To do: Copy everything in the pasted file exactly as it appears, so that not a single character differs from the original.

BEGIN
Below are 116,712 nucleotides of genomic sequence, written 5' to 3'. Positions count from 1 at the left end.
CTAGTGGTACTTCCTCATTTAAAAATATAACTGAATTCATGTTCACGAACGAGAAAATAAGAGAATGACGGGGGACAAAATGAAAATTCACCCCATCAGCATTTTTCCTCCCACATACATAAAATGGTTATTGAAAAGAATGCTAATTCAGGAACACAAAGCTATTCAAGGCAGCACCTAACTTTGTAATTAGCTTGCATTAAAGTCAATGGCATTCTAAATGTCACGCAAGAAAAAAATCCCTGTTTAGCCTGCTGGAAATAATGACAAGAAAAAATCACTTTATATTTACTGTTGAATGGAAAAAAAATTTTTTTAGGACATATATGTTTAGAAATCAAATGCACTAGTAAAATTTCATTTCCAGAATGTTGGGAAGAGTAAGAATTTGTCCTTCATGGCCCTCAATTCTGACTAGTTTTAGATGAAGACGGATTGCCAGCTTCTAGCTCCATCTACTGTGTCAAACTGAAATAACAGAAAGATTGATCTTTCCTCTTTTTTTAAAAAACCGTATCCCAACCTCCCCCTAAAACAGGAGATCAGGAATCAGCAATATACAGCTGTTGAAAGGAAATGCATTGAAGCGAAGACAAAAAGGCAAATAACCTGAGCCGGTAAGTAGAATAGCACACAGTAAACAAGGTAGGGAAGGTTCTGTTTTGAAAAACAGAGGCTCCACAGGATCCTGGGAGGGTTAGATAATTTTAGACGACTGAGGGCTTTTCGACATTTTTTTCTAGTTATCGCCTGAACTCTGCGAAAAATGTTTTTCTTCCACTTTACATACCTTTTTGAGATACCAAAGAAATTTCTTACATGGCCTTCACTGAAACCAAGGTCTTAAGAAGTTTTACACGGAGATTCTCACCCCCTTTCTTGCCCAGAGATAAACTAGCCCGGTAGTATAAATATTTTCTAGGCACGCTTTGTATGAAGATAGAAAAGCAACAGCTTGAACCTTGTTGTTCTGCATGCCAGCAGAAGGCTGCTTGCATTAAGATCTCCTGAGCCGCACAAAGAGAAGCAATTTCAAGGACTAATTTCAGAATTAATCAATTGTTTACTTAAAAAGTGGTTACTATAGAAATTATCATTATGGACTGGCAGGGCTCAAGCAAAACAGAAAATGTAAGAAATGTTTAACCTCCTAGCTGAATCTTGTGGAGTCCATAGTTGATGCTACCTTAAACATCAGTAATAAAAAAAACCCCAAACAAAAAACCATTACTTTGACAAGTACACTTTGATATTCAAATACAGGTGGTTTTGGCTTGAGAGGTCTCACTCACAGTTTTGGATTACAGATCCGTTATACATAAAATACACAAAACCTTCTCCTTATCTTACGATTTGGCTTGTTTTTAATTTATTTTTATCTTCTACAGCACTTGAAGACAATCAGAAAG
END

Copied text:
Below are 116,712 nucleotides of genomic sequence, written 5' to 3'. Positions count from 1 at the left end.
CTAGTGGTACTTCCTCATTTAAAAATATAACTGAATTCATGTTCACGAACGAGAAAATAAGAGAATGACGGGGGACAAAATGAAAATTCACCCCATCAGCATTTTTCCTCCCACATACATAAAATGGTTATTGAAAAGAATGCTAATTCAGGAACACAAAGCTATTCAAGGCAGCACCTAACTTTGTAATTAGCTTGCATTAAAGTCAATGGCATTCTAAATGTCACGCAAGAAAAAAATCCCTGTTTAGCCTGCTGGAAATAATGACAAGAAAAAATCACTTTATATTTACTGTTGAATGGAAAAAAAATTTTTTTAGGACATATATGTTTAGAAATCAAATGCACTAGTAAAATTTCATTTCCAGAATGTTGGGAAGAGTAAGAATTTGTCCTTCATGGCCCTCAATTCTGACTAGTTTTAGATGAAGACGGATTGCCAGCTTCTAGCTCCATCTACTGTGTCAAACTGAAATAACAGAAAGATTGATCTTTCCTCTTTTTTTAAAAAACCGTATCCCAACCTCCCCCTAAAACAGGAGATCAGGAATCAGCAATATACAGCTGTTGAAAGGAAATGCATTGAAGCGAAGACAAAAAGGCAAATAACCTGAGCCGGTAAGTAGAATAGCACACAGTAAACAAGGTAGGGAAGGTTCTGTTTTGAAAAACAGAGGCTCCACAGGATCCTGGGAGGGTTAGATAATTTTAGACGACTGAGGGCTTTTCGACATTTTTTTCTAGTTATCGCCTGAACTCTGCGAAAAATGTTTTTCTTCCACTTTACATACCTTTTTGAGATACCAAAGAAATTTCTTACATGGCCTTCACTGAAACCAAGGTCTTAAGAAGTTTTACACGGAGATTCTCACCCCCTTTCTTGCCCAGAGATAAACTAGCCCGGTAGTATAAATATTTTCTAGGCACGCTTTGTATGAAGATAGAAAAGCAACAGCTTGAACCTTGTTGTTCTGCATGCCAGCAGAAGGCTGCTTGCATTAAGATCTCCTGAGCCGCACAAAGAGAAGCAATTTCAAGGACTAATTTCAGAATTAATCAATTGTTTACTTAAAAAGTGGTTACTATAGAAATTATCATTATGGACTGGCAGGGCTCAAGCAAAACAGAAAATGTAAGAAATGTTTAACCTCCTAGCTGAATCTTGTGGAGTCCATAGTTGATGCTACCTTAAACATCAGTAATAAAAAAAACCCCAAACAAAAAACCATTACTTTGACAAGTACACTTTGATATTCAAATACAGGTGGTTTTGGCTTGAGAGGTCTCACTCACAGTTTTGGATTACAGATCCGTTATACATAAAATACACAAAACCTTCTCCTTATCTTACGATTTGGCTTGTTTTTAATTTATTTTTATCTTCTACAGCACTTGAAGACAATCAGAAAG